A Texas oilfield company and its vice president were charged March 8 for worker safety and environmental crimes that led to the deaths of a worker and his wife in 2019.
Aghorn Operating Inc. and its vice president, Trent Day, were indicted by a federal grand jury for obstructing an OSHA investigation, violating federal safety regulations leading to an employee’s death and violating the Clean Air Act.
Aghorn, Day and another company, Kodiak Roustabout Inc., were also charged with violating the Safe Drinking Water Act and making false statements about the mechanical integrity of Aghorn’s injection wells.
Husband, wife killed by toxic gas
The charges stem from an investigation into the Oct. 26, 2019, death of Jacob Dean, an Aghorn employee, and his wife, Natalee Dean, who were overcome by hydrogen sulfide at an Aghorn facility in Odessa, Texas.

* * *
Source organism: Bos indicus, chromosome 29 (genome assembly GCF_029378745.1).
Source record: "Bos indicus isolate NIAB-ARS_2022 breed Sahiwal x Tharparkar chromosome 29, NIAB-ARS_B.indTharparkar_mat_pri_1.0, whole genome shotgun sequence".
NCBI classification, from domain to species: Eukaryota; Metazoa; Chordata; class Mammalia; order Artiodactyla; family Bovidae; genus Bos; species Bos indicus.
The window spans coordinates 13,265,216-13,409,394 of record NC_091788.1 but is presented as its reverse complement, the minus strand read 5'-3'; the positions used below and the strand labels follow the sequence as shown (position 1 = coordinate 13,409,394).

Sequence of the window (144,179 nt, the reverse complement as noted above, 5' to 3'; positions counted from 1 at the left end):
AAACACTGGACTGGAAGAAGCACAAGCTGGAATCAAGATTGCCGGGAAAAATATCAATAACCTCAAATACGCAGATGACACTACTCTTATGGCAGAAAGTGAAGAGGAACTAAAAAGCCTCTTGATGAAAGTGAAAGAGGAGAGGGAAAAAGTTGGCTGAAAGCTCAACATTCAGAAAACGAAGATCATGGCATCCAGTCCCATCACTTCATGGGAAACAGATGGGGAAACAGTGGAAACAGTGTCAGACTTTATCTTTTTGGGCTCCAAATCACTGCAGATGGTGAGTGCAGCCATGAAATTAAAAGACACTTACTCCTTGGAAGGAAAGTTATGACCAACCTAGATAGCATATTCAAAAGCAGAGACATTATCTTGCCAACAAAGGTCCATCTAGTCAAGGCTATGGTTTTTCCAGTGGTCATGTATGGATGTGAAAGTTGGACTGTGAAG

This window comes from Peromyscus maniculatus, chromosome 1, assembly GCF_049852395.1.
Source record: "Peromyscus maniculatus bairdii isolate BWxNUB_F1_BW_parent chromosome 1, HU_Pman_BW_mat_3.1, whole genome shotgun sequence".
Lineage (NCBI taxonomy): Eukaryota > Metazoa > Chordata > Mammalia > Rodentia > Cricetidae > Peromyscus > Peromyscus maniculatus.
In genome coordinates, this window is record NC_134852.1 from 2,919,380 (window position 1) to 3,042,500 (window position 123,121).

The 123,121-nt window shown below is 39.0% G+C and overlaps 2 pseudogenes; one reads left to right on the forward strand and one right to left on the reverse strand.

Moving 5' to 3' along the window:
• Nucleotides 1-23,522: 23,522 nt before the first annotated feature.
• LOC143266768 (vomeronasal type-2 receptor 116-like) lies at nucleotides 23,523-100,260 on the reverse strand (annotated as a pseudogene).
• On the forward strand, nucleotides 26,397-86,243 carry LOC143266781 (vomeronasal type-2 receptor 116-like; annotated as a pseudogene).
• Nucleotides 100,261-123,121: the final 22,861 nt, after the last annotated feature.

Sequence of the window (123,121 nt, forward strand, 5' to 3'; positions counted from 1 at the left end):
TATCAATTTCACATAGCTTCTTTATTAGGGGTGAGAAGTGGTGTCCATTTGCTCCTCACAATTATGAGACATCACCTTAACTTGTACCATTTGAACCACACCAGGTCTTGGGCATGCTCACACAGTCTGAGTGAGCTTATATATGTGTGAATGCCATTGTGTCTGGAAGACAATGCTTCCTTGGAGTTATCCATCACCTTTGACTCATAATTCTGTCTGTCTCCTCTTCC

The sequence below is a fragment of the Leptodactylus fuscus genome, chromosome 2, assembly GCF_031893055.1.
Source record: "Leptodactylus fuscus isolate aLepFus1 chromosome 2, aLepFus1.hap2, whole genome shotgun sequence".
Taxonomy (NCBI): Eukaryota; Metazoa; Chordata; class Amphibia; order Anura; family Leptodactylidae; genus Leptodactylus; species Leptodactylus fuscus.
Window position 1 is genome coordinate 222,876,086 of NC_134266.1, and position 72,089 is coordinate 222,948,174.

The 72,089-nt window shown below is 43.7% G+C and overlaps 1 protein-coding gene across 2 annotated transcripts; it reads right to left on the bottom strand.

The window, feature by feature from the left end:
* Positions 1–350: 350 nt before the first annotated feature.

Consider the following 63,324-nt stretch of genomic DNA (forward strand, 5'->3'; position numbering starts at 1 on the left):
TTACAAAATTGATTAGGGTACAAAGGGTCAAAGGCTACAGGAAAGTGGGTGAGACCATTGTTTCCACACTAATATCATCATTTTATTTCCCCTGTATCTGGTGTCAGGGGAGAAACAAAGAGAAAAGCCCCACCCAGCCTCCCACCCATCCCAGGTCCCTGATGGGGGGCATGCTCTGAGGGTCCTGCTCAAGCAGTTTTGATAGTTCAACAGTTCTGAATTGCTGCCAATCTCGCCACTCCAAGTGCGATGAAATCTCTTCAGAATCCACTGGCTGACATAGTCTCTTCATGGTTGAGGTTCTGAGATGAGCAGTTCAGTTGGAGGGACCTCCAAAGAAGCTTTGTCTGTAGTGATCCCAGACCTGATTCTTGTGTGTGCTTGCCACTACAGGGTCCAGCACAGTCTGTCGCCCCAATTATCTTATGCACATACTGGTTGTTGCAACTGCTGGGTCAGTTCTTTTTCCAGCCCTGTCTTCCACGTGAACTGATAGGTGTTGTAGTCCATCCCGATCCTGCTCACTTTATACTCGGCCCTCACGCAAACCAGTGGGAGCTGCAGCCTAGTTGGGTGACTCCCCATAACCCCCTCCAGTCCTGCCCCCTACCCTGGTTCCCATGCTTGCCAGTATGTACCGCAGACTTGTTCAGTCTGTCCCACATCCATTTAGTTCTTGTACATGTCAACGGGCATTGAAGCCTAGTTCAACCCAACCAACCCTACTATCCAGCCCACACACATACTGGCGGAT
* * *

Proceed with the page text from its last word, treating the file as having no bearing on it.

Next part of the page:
Jacob Dean responded to a call to check the pump house at the facility on the night of the incident. When he didn’t return home and failed to answer his phone, Natalee Dean drove to the facility with her two children, ages nine and six, to check on him.
A pump had failed in the pump house, causing water containing hydrogen sulfide to leak, which led to Jacob Dean being overcome by toxic gas.
Natalee left her children in the vehicle, went into the pump house and was also overcome by the gas. Both of them were later found dead by first responders.
Knowingly placed worker in danger
The indictment alleges that:
- Aghorn was aware it produced water containing high amounts of hydrogen sulfide
- Aghorn and Day knowingly violated their general duty to prevent accidental release of the chemical, and
- Aghorn and Day knowingly placed another person in danger of death or serious bodily injury.
OSHA began investigating two days after the incident occurred, and Aghorn and Day are accused of obstructing that investigation as well via statements Day made to OSHA in two separate interviews.
Aghorn, Day and Kodiak are accused of falsifying pressure charts filed with the Texas Railroad Commission regarding the structural integrity of Aghorn injection wells.
Court dates and potential sentences weren’t disclosed.